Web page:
Gathering STEAM (Science, Technology, Engineering, Arts and Math)
Modern Technologies Made Possible by Historic Foundation
By Suzanne Robicheau
Imagine a modern woodshop, where instead of hammers and saws the tools are 3-D printers, laser cutters, and specialty software. Acadia imagined just such a place. The R. Howard Webster Foundation helped make it a reality.
“The R. Howard Webster Foundation has a long history of supporting projects that benefit Acadia University and our students,” says Nancy Handrigan (’92),
Acadia’s Executive Director, Philanthropy. “The Foundation stepped forward again during Campaign for Acadia with a gift to help us create Steamspace, a renovated area in Raymond House that now houses the tools for 21st-century digital design and prototyping.”
The back story to this forward-looking philanthropy begins with the Foundation’s founder, the late R. Howard Webster, O.C., an ambitious yet humble Montrealer who had the Midas touch with respect to business and a heart of gold when it came to community. After providing decades of generous support for everything from neurological research and medical equipment to Boys and Girls Clubs and bilingualism, R. Howard Webster passed away in 1990, leaving everything to his Foundation.
Norman Webster took over as President of the R. Howard Webster Foundation in 1991. A respected journalist and former editor-in-chief of both The Globe and Mail and the Montreal Gazette, he has worked diligently to support Canadian charities and has helped disburse many gifts for educational institutions, including Acadia University. Distinction as a Member of the Order of Canada speaks to Norman’s exceptional dedication to service.
After 20 years as President, Norman passed the mantle to the Foundation’s long-time treasurer, Howard Davidson. During his 40-year involvement with the Webster Foundation, Howard has guided Board members in designating a variety of gifts to Acadia. The impact of this generosity has been felt in support for the library, electronic classrooms, instructional materials, program development, and the Webster Undergraduate Research Awards, three awards of almost $6,000 each year to support promising undergraduate Honours students in unique areas of research.
For alumnus Cooper Coats (BScH ’18), who recently qualified for the Olympics as a member of Rugby Canada’s National Senior Men’s 7s Team, a Webster Undergraduate Research Award made it possible to experience a summer of full-time research into compounds that could ameliorate the toxic side effects that chemotherapy has on the heart. Now pursuing his Master of Science in Kinesiology at the University of Victoria with the goal of becoming a doctor, Cooper describes the R. Howard Webster Foundation and Foundation Chair Peter Webster as two of the main reasons his honours project and the final year of his undergraduate degree were so successful.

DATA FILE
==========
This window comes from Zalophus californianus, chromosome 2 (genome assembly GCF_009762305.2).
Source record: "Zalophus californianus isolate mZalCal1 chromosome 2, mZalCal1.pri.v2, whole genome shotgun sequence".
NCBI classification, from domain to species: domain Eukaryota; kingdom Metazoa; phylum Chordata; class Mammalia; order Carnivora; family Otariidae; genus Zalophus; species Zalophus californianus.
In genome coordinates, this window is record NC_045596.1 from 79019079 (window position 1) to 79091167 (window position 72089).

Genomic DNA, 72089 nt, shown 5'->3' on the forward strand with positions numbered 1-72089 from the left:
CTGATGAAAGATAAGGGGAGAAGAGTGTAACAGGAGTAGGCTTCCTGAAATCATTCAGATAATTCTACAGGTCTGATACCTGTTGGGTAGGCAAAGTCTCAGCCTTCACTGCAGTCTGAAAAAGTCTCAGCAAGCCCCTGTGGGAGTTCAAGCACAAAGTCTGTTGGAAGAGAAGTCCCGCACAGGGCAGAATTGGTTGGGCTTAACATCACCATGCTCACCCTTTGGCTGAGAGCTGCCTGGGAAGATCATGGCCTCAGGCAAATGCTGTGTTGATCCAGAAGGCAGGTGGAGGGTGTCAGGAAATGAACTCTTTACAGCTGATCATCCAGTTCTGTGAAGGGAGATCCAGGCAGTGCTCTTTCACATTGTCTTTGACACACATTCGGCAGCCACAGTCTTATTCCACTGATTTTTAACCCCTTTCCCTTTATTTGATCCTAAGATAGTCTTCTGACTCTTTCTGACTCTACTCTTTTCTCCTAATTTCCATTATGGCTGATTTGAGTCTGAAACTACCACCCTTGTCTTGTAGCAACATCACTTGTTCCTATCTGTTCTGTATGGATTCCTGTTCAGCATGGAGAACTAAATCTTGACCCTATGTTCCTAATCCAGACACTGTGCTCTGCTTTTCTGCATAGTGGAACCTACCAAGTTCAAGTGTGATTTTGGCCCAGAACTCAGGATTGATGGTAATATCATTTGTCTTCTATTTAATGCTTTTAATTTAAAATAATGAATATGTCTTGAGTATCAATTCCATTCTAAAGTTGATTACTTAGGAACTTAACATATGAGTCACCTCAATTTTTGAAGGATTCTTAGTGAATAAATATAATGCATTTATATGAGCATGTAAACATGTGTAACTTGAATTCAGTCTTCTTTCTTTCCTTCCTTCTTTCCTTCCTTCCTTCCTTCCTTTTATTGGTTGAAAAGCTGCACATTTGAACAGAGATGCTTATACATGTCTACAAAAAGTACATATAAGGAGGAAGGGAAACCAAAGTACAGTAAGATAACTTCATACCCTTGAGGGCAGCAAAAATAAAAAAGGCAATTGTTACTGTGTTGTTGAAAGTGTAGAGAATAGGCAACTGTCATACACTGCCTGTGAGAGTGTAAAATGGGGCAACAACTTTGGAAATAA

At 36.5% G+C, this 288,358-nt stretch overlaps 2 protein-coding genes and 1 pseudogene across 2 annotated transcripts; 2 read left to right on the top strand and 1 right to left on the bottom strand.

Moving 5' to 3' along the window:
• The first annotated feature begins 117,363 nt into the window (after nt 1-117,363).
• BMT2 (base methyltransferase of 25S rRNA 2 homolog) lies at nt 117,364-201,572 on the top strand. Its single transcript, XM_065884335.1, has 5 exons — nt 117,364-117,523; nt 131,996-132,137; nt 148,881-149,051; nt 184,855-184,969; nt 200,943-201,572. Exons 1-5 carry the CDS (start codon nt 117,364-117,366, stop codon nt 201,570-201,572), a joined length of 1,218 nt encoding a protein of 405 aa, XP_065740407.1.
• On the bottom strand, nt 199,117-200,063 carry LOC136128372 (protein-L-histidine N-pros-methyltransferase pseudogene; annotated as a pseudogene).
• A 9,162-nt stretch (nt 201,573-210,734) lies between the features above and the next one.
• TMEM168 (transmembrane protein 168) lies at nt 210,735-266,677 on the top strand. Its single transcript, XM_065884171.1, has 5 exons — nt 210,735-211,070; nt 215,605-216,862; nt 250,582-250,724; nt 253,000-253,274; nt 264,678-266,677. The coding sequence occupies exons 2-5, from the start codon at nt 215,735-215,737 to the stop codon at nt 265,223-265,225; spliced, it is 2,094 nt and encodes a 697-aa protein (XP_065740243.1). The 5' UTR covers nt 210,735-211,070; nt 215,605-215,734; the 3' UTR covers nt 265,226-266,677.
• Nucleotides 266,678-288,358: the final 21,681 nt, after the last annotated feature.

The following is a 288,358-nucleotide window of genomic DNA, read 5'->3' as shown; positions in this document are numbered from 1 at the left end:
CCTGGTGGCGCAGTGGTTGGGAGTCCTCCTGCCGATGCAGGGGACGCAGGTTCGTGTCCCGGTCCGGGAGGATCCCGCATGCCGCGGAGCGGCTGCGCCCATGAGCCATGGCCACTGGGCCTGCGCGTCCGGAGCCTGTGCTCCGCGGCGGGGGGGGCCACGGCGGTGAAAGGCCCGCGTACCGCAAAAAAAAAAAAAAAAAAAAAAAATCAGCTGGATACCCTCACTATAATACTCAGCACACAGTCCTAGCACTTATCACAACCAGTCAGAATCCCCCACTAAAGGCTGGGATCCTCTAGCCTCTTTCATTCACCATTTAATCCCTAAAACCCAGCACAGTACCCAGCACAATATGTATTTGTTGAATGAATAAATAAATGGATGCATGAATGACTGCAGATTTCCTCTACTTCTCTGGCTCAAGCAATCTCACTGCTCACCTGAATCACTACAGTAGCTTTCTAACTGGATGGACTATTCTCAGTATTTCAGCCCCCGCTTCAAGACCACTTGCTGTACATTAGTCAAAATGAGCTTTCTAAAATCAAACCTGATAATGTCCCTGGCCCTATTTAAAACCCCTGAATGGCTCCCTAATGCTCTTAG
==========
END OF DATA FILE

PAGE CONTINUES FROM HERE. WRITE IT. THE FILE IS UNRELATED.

Having met Peter in his final year at Acadia, Cooper says, “I feel very thankful to have received an award from a Foundation that has such an important connection with Acadia and truly cares about the students they support.”
That strong connection is evident in the R. Howard Webster Foundation’s Campaign contribution of $500,000 for Steamspace, the first university makerspace in Atlantic Canada to welcome everyone – from students, faculty and staff to alumni, school groups, and members of the surrounding community.
Support for innovation is exemplified as well in gifts that helped drive the Acadia Advantage, an academic initiative that integrated mobile technology into the undergraduate curriculum. In addition to funding 22 electronic classrooms and equipping them with the latest in multi-media tools, the Foundation made it possible for Acadia to provide fibre optic links to the Internet at every desk – a wonderful gift even by today’s standards, and one that put Acadia on the map in the late 1990s as a technology innovator.
“In fact, the Foundation was among the earliest of leadership donors to the Acadia Advantage capital campaign,” says Harvey Gilmour (’66), Acadia’s former Director of Development. “Foundation directors grasped the significance of linking students to the world-wide-web at a time when the issue was in great debate.”
Gilmour credits the long-time relationship with the R. Howard Webster Foundation, developed during the tenure of Bill Parker (’56, Hon ’98) as Acadia’s Vice-President External Relations, with bringing enormous benefit to the University. “This is one of Canada’s greatest foundations,” he says. “The Board’s generosity and Peter Webster’s advocacy and service as a member of the University’s Board of Governors have been critical in supporting Acadia’s mission.”
According to Howard Davidson, the beauty and success of the R. Howard Webster Foundation comes down to the active role played by members of the Webster family, nine of whom sit on the 12-person Board. “Grant-making is very important to them,” he says. “They really roll up their sleeves and participate.”